Publication Date: 2003-04-03
Book Description: World War II was the most devastating conflict in human history, but the tragedy did not end on the battlefields. During the war, Germany - and, later, the Allies - plundered Europe's historic treasures. Between 1939 and 1945, German armed forces roamed from Dunkirk to Stalingrad, looting gold, silver, currency, paintings and other works of art, coins, religious artifacts, and millions of books and other documents. The value of these items, many of which were irreplaceable, is estimated in the billions of dollars. The artwork alone, looted under Hitler's direction, exceeded the combined collections of the Metropolitan Museum, the British Museum, and the Louvre. As the war wound to its conclusion in 1945, occupying forces continued the looting. The story of these celebrated works of art and other vanished treasures - and the mystery of where they went - is a remarkable tale of greed, fraud, deceit, and treachery. Kenneth Alford's Nazi Plunder is the latest word on this fascinating subject.
Librarian's Note: This book will be very useful to researchers as they study the theft of thousands of treasures during World War II by the Nazis and later on the Allies.
Hitler's Holy Relics
Publication Date: 2010-05-11
Book Description: From Paris to Stalingrad, the Nazis systematically plundered all manner of art and antiquities. But the first and most valuable treasure they looted were the Crown Jewels of the Holy Roman Empire. This is the true-life Indiana Jones story of a college professor turned Army sleuth who foils a Nazi plot to preserve these cherished symbols of Hitler's Thousand Year Reich. Author Sidney Kirkpatrick draws on recently discovered and previously unpublished documents, including interrogation and intelligence reports, diaries and correspondence, as well as on interviews with all remaining living participants involved with the case, to re-create this thrilling true-life story.
Librarian's Note: This book will provide researchers with information on the Allied Armies attempts to thwart the Nazi plunder of Europe's treasures.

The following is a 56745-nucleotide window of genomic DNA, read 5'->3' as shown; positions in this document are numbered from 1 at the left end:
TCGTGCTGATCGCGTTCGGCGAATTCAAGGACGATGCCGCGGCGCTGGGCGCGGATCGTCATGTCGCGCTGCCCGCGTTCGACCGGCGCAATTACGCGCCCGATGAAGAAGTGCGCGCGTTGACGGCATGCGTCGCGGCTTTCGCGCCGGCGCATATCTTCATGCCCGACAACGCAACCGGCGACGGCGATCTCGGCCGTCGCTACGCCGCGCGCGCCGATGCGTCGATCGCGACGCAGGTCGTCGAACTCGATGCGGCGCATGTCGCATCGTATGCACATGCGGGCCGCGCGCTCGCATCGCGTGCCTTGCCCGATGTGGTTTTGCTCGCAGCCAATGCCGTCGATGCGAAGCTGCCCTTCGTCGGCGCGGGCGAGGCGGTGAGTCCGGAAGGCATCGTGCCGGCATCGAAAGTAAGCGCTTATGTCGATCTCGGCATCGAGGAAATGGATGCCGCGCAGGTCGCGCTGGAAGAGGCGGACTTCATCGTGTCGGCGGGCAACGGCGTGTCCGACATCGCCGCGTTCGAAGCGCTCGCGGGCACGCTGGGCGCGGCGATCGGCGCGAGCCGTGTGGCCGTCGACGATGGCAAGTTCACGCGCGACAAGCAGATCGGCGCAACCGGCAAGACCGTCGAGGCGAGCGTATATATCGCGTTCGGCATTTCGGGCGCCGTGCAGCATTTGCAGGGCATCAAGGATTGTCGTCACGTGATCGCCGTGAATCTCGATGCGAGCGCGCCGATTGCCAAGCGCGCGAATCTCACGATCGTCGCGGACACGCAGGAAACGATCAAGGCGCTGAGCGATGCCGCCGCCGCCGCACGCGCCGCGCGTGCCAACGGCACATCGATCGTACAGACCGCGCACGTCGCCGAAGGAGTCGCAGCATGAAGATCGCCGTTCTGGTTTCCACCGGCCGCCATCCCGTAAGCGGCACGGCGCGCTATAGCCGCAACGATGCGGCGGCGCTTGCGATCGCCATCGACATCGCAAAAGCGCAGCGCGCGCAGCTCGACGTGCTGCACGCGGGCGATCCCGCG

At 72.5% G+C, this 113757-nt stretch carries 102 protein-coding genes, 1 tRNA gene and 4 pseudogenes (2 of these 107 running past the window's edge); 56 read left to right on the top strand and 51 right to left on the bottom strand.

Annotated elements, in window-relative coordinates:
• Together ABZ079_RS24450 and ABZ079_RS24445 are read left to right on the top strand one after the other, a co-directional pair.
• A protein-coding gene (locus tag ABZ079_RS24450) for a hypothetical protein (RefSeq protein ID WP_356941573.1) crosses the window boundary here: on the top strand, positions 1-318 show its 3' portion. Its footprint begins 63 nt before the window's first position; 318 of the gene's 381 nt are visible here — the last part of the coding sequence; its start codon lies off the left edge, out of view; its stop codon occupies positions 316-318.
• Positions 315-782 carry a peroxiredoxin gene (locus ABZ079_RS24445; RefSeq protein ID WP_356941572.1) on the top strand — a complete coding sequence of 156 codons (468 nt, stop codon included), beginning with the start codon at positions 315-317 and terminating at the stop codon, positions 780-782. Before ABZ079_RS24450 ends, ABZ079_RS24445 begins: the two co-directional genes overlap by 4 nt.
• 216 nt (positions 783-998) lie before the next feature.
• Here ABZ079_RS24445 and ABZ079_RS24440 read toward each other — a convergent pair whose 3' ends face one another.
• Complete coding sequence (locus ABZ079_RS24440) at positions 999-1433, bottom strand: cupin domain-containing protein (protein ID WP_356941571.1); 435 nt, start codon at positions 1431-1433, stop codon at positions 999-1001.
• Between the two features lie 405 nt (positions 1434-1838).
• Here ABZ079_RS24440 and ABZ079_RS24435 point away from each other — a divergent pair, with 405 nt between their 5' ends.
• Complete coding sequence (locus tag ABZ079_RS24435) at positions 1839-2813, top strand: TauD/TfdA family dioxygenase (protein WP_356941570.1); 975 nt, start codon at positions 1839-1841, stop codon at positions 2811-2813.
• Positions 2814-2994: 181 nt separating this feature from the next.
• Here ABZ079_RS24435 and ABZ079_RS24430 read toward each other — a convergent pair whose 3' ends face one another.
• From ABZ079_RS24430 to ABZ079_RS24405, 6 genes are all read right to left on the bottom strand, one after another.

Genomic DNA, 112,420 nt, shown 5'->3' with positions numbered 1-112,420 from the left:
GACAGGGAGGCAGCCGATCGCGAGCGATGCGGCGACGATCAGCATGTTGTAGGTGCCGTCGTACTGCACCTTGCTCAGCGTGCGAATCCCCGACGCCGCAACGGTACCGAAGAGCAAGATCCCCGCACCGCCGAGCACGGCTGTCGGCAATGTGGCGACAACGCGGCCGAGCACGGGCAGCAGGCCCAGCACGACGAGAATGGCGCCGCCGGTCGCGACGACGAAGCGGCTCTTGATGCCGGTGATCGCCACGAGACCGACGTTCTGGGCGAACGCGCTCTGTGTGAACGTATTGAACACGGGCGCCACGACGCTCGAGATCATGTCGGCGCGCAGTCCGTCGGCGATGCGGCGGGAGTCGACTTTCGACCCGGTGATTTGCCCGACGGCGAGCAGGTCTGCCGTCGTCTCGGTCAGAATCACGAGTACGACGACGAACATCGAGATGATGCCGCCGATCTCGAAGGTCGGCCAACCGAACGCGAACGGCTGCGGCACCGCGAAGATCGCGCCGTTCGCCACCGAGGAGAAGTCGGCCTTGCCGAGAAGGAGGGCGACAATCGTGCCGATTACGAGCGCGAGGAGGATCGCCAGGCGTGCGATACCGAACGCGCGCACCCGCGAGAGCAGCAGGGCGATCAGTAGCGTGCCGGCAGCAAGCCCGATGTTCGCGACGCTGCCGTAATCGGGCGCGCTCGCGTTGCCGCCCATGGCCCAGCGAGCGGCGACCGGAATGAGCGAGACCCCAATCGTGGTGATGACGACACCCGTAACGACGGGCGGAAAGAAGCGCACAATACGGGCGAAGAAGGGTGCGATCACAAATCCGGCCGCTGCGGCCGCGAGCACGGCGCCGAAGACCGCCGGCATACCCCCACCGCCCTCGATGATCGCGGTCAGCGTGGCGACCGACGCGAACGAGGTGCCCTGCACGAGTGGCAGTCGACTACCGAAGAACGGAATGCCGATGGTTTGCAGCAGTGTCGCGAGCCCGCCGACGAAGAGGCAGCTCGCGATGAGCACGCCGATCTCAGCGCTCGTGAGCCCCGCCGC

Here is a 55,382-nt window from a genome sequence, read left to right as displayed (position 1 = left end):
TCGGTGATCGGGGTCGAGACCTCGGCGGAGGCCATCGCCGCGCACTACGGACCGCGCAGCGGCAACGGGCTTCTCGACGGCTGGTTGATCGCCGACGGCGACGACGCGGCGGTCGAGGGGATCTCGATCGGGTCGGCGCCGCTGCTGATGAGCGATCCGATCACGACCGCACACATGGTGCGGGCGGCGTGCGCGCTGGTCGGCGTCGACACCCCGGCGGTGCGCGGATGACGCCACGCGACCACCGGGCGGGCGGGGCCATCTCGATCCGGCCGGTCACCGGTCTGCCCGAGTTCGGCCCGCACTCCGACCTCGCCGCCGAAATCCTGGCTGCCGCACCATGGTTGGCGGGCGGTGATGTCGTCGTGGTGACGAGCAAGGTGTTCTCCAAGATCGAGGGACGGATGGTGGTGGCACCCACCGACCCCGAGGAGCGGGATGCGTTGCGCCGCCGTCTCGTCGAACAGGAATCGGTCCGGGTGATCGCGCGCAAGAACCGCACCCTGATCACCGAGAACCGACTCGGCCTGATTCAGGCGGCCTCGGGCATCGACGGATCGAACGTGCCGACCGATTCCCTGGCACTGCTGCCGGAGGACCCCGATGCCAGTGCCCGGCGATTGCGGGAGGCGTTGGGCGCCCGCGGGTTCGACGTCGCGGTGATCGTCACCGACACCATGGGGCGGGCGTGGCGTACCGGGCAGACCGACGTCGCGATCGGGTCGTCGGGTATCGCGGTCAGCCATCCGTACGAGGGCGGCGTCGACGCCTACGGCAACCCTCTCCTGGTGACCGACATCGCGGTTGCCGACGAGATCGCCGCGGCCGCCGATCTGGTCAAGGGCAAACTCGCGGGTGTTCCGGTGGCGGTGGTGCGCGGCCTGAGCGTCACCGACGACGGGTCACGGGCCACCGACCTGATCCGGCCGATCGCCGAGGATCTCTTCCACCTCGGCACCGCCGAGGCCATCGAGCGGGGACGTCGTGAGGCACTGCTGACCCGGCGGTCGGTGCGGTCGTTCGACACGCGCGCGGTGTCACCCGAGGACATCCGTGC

Publication Date: 2004-06-12
Book Description: This pioneering volume of essays explores the destruction of great libraries since ancient times and examines the intellectual, political and cultural consequences of loss. Fourteen original contributions, introduced by a major re-evaluative history of lost libraries, offer the first ever comparative discussion of the greatest catastrophes in book history from Mesopotamia and Alexandria to the dispersal of monastic and monarchical book collections, the Nazi destruction of Jewish libraries,and the recent horrifying pillage and burning in Tibet, Bosnia and Iraq.
Librarian's Note: This book will provide researchers with a look at the Nazi's destruction of treasures other than art, the Nazi's destruction of Jewish libraries.
Robbery and Restitution
Publication Date: 2007-10-15
Book Description: The robbery and restitution of Jewish property are two inextricably linked social processes. It is not possible to understand the lawsuits and international agreements on the restoration of Jewish property of the late 1990s without examining what was robbed and by whom. In this volume distinguished historians first outline the mechanisms and scope of the European-wide program of plunder, before assessing the effectiveness and historical implications of post-war restitution efforts. Integrating the abundance of new research on the material effects of the Holocaust and its aftermath, a comparative perspective is offered on both robbery and restitution, examining developments in countries such as Germany, Poland, Italy, France, Belgium, Hungary, and the Czech Republic.